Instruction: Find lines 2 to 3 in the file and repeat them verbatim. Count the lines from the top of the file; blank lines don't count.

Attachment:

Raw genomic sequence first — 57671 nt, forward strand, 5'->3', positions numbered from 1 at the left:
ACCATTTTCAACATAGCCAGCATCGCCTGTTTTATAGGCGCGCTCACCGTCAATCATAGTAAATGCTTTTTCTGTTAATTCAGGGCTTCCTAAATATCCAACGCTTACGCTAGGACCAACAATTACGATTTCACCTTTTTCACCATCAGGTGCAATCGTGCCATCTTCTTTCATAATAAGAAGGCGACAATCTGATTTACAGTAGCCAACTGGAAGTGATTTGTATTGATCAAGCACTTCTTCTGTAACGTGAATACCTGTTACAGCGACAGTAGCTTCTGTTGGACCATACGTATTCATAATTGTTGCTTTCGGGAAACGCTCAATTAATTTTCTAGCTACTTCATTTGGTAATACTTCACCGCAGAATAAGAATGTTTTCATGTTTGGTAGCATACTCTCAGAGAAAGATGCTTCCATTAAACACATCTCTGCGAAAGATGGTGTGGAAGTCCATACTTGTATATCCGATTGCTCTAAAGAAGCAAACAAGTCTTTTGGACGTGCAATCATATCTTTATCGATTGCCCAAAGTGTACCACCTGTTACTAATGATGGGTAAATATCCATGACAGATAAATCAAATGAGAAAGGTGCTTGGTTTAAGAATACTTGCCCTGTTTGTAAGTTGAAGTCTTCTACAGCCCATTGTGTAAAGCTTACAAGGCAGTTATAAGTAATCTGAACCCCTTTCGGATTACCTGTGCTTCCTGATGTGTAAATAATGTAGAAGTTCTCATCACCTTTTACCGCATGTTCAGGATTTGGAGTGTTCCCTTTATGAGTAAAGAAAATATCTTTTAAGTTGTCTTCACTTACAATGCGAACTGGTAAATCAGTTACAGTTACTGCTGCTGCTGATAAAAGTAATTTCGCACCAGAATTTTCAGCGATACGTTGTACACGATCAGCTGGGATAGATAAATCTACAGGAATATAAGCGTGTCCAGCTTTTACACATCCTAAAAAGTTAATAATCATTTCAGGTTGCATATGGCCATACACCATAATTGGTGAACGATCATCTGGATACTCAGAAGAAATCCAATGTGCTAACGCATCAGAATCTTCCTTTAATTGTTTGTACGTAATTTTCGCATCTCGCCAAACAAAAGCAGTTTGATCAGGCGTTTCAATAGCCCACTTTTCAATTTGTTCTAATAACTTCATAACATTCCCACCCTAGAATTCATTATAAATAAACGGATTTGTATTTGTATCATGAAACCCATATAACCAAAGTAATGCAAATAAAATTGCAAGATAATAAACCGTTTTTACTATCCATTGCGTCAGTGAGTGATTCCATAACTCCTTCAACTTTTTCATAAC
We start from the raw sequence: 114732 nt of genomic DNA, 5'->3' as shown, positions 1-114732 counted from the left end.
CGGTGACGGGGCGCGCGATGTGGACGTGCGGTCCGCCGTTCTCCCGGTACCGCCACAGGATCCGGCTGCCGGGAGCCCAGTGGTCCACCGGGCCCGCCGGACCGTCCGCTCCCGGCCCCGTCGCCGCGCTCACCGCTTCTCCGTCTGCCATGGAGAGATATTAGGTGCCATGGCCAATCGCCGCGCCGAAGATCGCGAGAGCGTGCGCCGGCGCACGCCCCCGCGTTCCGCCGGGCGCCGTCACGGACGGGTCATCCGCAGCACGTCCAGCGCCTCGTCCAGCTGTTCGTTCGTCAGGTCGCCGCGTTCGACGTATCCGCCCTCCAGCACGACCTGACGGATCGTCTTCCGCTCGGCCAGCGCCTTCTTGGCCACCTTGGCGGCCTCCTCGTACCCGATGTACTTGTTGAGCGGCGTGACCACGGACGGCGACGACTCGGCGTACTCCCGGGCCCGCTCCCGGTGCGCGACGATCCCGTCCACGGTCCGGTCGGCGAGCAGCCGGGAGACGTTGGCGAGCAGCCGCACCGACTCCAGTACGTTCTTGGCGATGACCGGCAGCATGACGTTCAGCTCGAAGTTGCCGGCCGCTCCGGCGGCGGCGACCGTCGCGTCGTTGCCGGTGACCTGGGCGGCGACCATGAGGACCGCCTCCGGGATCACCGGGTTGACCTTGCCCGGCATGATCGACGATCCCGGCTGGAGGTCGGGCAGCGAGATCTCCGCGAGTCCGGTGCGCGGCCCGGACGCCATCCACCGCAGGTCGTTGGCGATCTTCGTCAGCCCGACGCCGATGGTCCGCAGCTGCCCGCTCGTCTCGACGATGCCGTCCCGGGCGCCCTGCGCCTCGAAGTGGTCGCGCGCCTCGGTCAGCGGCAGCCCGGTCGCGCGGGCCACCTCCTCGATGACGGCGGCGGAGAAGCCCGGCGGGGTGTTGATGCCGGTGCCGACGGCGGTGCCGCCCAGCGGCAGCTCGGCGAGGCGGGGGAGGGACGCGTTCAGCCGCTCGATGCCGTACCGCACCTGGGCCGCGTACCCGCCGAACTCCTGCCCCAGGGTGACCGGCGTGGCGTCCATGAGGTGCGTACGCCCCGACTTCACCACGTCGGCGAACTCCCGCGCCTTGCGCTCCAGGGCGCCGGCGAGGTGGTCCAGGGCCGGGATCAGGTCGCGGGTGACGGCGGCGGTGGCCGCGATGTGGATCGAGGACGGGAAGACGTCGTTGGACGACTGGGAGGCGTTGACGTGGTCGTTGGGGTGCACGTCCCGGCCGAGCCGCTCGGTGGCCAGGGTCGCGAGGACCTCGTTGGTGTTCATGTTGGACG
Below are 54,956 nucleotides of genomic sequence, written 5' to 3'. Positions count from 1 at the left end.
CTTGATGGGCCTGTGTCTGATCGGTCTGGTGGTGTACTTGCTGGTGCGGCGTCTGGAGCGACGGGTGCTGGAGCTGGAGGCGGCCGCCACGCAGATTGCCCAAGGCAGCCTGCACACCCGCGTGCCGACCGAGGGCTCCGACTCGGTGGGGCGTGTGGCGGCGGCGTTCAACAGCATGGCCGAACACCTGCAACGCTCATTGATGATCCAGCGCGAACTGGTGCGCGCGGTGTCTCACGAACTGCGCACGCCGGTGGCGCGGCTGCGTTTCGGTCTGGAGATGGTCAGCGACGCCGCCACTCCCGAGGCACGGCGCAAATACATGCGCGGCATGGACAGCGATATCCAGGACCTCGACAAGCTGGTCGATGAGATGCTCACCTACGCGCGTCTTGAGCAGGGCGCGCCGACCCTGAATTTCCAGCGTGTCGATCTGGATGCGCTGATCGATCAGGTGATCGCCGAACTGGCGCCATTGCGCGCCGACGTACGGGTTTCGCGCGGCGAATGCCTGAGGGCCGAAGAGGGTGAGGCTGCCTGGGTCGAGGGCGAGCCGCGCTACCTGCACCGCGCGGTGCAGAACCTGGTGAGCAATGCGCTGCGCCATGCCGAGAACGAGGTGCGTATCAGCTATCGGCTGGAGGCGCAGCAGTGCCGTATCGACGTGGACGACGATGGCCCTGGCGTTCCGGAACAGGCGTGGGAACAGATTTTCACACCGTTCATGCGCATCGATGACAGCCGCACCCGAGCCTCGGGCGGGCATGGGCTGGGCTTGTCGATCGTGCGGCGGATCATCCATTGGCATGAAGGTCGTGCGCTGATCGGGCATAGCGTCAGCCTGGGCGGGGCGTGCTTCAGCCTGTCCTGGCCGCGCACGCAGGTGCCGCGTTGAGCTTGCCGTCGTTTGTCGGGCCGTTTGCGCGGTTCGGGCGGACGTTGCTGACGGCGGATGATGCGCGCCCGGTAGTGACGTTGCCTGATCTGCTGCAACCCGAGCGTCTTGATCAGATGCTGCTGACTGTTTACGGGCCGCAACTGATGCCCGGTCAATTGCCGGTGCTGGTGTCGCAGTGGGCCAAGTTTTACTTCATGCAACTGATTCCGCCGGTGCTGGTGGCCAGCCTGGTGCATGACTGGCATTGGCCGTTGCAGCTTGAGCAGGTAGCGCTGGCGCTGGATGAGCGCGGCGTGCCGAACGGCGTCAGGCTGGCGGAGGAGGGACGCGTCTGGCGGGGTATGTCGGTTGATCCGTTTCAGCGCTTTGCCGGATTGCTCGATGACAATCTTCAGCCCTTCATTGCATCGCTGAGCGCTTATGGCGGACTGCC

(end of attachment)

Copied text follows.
ACCATTTTCAACATAGCCAGCATCGCCTGTTTTATAGGCGCGCTCACCGTCAATCATAGTAAATGCTTTTTCTGTTAATTCAGGGCTTCCTAAATATCCAACGCTTACGCTAGGACCAACAATTACGATTTCACCTTTTTCACCATCAGGTGCAATCGTGCCATCTTCTTTCATAATAAGAAGGCGACAATCTGATTTACAGTAGCCAACTGGAAGTGATTTGTATTGATCAAGCACTTCTTCTGTAACGTGAATACCTGTTACAGCGACAGTAGCTTCTGTTGGACCATACGTATTCATAATTGTTGCTTTCGGGAAACGCTCAATTAATTTTCTAGCTACTTCATTTGGTAATACTTCACCGCAGAATAAGAATGTTTTCATGTTTGGTAGCATACTCTCAGAGAAAGATGCTTCCATTAAACACATCTCTGCGAAAGATGGTGTGGAAGTCCATACTTGTATATCCGATTGCTCTAAAGAAGCAAACAAGTCTTTTGGACGTGCAATCATATCTTTATCGATTGCCCAAAGTGTACCACCTGTTACTAATGATGGGTAAATATCCATGACAGATAAATCAAATGAGAAAGGTGCTTGGTTTAAGAATACTTGCCCTGTTTGTAAGTTGAAGTCTTCTACAGCCCATTGTGTAAAGCTTACAAGGCAGTTATAAGTAATCTGAACCCCTTTCGGATTACCTGTGCTTCCTGATGTGTAAATAATGTAGAAGTTCTCATCACCTTTTACCGCATGTTCAGGATTTGGAGTGTTCCCTTTATGAGTAAAGAAAATATCTTTTAAGTTGTCTTCACTTACAATGCGAACTGGTAAATCAGTTACAGTTACTGCTGCTGCTGATAAAAGTAATTTCGCACCAGAATTTTCAGCGATACGTTGTACACGATCAGCTGGGATAGATAAATCTACAGGAATATAAGCGTGTCCAGCTTTTACACATCCTAAAAAGTTAATAATCATTTCAGGTTGCATATGGCCATACACCATAATTGGTGAACGATCATCTGGATACTCAGAAGAAATCCAATGTGCTAACGCATCAGAATCTTCCTTTAATTGTTTGTACGTAATTTTCGCATCTCGCCAAACAAAAGCAGTTTGATCAGGCGTTTCAATAGCCCACTTTTCAATTTGTTCTAATAACTTCATAACATTCCCACCCTAGAATTCATTATAAATAAACGGATTTGTATTTGTATCATGAAACCCATATAACCAAAGTAATGCAAATAAAATTGCAAGATAATAAACCGTTTTTACTATCCATTGCGTCAGTGAGTGATTCCATAACTCCTTCAACTTTTTCATAAC
We start from the raw sequence: 114732 nt of genomic DNA, 5'->3' as shown, positions 1-114732 counted from the left end.